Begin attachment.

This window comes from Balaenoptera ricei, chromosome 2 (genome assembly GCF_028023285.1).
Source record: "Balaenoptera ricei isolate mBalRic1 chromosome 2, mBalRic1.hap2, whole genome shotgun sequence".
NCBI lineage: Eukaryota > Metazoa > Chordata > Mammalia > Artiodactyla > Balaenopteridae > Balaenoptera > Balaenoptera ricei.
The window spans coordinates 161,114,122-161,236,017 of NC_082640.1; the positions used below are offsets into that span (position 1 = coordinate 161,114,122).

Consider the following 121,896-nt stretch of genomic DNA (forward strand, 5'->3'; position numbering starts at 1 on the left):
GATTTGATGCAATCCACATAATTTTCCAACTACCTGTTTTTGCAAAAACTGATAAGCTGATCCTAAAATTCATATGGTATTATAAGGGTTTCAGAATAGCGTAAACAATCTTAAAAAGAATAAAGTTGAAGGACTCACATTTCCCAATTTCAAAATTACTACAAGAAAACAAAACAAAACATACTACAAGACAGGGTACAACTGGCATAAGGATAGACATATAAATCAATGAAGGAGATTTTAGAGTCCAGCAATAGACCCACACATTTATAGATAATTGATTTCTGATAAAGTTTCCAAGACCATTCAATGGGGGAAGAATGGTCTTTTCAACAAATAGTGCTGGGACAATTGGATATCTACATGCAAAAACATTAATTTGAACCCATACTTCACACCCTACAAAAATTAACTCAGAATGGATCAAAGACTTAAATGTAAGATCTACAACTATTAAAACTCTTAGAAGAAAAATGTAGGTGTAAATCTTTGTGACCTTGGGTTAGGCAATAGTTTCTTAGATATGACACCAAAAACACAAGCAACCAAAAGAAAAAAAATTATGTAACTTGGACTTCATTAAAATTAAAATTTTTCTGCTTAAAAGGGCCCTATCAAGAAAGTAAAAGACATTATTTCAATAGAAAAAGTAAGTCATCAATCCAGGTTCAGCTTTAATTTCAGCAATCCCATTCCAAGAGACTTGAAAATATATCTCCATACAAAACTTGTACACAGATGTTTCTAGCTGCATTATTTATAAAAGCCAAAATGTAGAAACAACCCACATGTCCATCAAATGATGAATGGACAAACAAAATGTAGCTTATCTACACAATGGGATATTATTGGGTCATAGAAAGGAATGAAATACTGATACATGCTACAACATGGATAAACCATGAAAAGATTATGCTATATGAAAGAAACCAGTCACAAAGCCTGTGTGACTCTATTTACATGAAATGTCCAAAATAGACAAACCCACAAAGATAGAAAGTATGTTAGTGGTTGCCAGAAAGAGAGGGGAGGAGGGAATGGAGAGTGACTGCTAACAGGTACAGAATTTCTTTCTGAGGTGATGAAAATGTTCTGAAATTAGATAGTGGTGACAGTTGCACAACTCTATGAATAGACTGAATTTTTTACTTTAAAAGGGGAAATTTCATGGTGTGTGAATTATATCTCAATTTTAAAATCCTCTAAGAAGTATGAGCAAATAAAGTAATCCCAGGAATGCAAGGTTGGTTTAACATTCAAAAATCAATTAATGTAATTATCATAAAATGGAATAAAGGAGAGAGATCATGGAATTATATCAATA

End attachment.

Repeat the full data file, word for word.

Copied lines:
This window comes from Balaenoptera ricei, chromosome 2 (genome assembly GCF_028023285.1).
Source record: "Balaenoptera ricei isolate mBalRic1 chromosome 2, mBalRic1.hap2, whole genome shotgun sequence".
NCBI lineage: Eukaryota > Metazoa > Chordata > Mammalia > Artiodactyla > Balaenopteridae > Balaenoptera > Balaenoptera ricei.
The window spans coordinates 161,114,122-161,236,017 of NC_082640.1; the positions used below are offsets into that span (position 1 = coordinate 161,114,122).

Consider the following 121,896-nt stretch of genomic DNA (forward strand, 5'->3'; position numbering starts at 1 on the left):
GATTTGATGCAATCCACATAATTTTCCAACTACCTGTTTTTGCAAAAACTGATAAGCTGATCCTAAAATTCATATGGTATTATAAGGGTTTCAGAATAGCGTAAACAATCTTAAAAAGAATAAAGTTGAAGGACTCACATTTCCCAATTTCAAAATTACTACAAGAAAACAAAACAAAACATACTACAAGACAGGGTACAACTGGCATAAGGATAGACATATAAATCAATGAAGGAGATTTTAGAGTCCAGCAATAGACCCACACATTTATAGATAATTGATTTCTGATAAAGTTTCCAAGACCATTCAATGGGGGAAGAATGGTCTTTTCAACAAATAGTGCTGGGACAATTGGATATCTACATGCAAAAACATTAATTTGAACCCATACTTCACACCCTACAAAAATTAACTCAGAATGGATCAAAGACTTAAATGTAAGATCTACAACTATTAAAACTCTTAGAAGAAAAATGTAGGTGTAAATCTTTGTGACCTTGGGTTAGGCAATAGTTTCTTAGATATGACACCAAAAACACAAGCAACCAAAAGAAAAAAAATTATGTAACTTGGACTTCATTAAAATTAAAATTTTTCTGCTTAAAAGGGCCCTATCAAGAAAGTAAAAGACATTATTTCAATAGAAAAAGTAAGTCATCAATCCAGGTTCAGCTTTAATTTCAGCAATCCCATTCCAAGAGACTTGAAAATATATCTCCATACAAAACTTGTACACAGATGTTTCTAGCTGCATTATTTATAAAAGCCAAAATGTAGAAACAACCCACATGTCCATCAAATGATGAATGGACAAACAAAATGTAGCTTATCTACACAATGGGATATTATTGGGTCATAGAAAGGAATGAAATACTGATACATGCTACAACATGGATAAACCATGAAAAGATTATGCTATATGAAAGAAACCAGTCACAAAGCCTGTGTGACTCTATTTACATGAAATGTCCAAAATAGACAAACCCACAAAGATAGAAAGTATGTTAGTGGTTGCCAGAAAGAGAGGGGAGGAGGGAATGGAGAGTGACTGCTAACAGGTACAGAATTTCTTTCTGAGGTGATGAAAATGTTCTGAAATTAGATAGTGGTGACAGTTGCACAACTCTATGAATAGACTGAATTTTTTACTTTAAAAGGGGAAATTTCATGGTGTGTGAATTATATCTCAATTTTAAAATCCTCTAAGAAGTATGAGCAAATAAAGTAATCCCAGGAATGCAAGGTTGGTTTAACATTCAAAAATCAATTAATGTAATTATCATAAAATGGAATAAAGGAGAGAGATCATGGAATTATATCAATA